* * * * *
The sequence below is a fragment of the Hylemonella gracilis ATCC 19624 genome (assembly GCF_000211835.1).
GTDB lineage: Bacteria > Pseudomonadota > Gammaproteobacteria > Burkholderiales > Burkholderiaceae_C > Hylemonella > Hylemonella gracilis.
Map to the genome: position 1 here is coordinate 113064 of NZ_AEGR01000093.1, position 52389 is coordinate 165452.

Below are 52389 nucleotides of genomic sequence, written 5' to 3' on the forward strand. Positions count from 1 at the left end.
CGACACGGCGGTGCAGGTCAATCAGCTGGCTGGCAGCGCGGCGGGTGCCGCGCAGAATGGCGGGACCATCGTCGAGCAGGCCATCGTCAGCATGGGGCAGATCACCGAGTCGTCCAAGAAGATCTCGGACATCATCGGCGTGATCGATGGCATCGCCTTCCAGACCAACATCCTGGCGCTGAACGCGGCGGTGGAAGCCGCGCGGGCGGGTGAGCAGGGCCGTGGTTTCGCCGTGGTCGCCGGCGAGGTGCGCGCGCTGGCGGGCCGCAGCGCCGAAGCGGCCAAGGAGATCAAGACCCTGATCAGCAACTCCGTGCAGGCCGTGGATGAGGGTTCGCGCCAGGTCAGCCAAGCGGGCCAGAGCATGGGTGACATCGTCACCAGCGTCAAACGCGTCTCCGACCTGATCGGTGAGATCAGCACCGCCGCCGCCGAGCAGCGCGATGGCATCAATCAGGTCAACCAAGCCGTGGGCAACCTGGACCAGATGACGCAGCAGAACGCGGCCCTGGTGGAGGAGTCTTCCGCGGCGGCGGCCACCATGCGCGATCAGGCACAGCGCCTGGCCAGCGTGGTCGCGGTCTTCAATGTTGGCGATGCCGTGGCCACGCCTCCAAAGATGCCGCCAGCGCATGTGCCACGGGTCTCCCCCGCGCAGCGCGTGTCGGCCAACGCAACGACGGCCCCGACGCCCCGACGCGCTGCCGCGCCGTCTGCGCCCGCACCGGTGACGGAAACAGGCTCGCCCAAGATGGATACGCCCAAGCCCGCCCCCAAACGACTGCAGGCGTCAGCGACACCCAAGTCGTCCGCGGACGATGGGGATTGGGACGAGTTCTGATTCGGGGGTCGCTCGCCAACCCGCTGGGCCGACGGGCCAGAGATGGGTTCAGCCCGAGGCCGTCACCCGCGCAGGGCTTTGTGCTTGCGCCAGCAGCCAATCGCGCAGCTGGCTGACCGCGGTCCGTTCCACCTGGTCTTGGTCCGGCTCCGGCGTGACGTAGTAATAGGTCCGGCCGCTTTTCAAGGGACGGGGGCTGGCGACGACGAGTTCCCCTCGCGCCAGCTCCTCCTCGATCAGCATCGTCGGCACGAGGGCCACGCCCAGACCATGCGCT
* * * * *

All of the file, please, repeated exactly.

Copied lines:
The sequence below is a fragment of the Hylemonella gracilis ATCC 19624 genome (assembly GCF_000211835.1).
GTDB lineage: Bacteria > Pseudomonadota > Gammaproteobacteria > Burkholderiales > Burkholderiaceae_C > Hylemonella > Hylemonella gracilis.
Map to the genome: position 1 here is coordinate 113064 of NZ_AEGR01000093.1, position 52389 is coordinate 165452.

Below are 52389 nucleotides of genomic sequence, written 5' to 3' on the forward strand. Positions count from 1 at the left end.
CGACACGGCGGTGCAGGTCAATCAGCTGGCTGGCAGCGCGGCGGGTGCCGCGCAGAATGGCGGGACCATCGTCGAGCAGGCCATCGTCAGCATGGGGCAGATCACCGAGTCGTCCAAGAAGATCTCGGACATCATCGGCGTGATCGATGGCATCGCCTTCCAGACCAACATCCTGGCGCTGAACGCGGCGGTGGAAGCCGCGCGGGCGGGTGAGCAGGGCCGTGGTTTCGCCGTGGTCGCCGGCGAGGTGCGCGCGCTGGCGGGCCGCAGCGCCGAAGCGGCCAAGGAGATCAAGACCCTGATCAGCAACTCCGTGCAGGCCGTGGATGAGGGTTCGCGCCAGGTCAGCCAAGCGGGCCAGAGCATGGGTGACATCGTCACCAGCGTCAAACGCGTCTCCGACCTGATCGGTGAGATCAGCACCGCCGCCGCCGAGCAGCGCGATGGCATCAATCAGGTCAACCAAGCCGTGGGCAACCTGGACCAGATGACGCAGCAGAACGCGGCCCTGGTGGAGGAGTCTTCCGCGGCGGCGGCCACCATGCGCGATCAGGCACAGCGCCTGGCCAGCGTGGTCGCGGTCTTCAATGTTGGCGATGCCGTGGCCACGCCTCCAAAGATGCCGCCAGCGCATGTGCCACGGGTCTCCCCCGCGCAGCGCGTGTCGGCCAACGCAACGACGGCCCCGACGCCCCGACGCGCTGCCGCGCCGTCTGCGCCCGCACCGGTGACGGAAACAGGCTCGCCCAAGATGGATACGCCCAAGCCCGCCCCCAAACGACTGCAGGCGTCAGCGACACCCAAGTCGTCCGCGGACGATGGGGATTGGGACGAGTTCTGATTCGGGGGTCGCTCGCCAACCCGCTGGGCCGACGGGCCAGAGATGGGTTCAGCCCGAGGCCGTCACCCGCGCAGGGCTTTGTGCTTGCGCCAGCAGCCAATCGCGCAGCTGGCTGACCGCGGTCCGTTCCACCTGGTCTTGGTCCGGCTCCGGCGTGACGTAGTAATAGGTCCGGCCGCTTTTCAAGGGACGGGGGCTGGCGACGACGAGTTCCCCTCGCGCCAGCTCCTCCTCGATCAGCATCGTCGGCACGAGGGCCACGCCCAGACCATGCGCT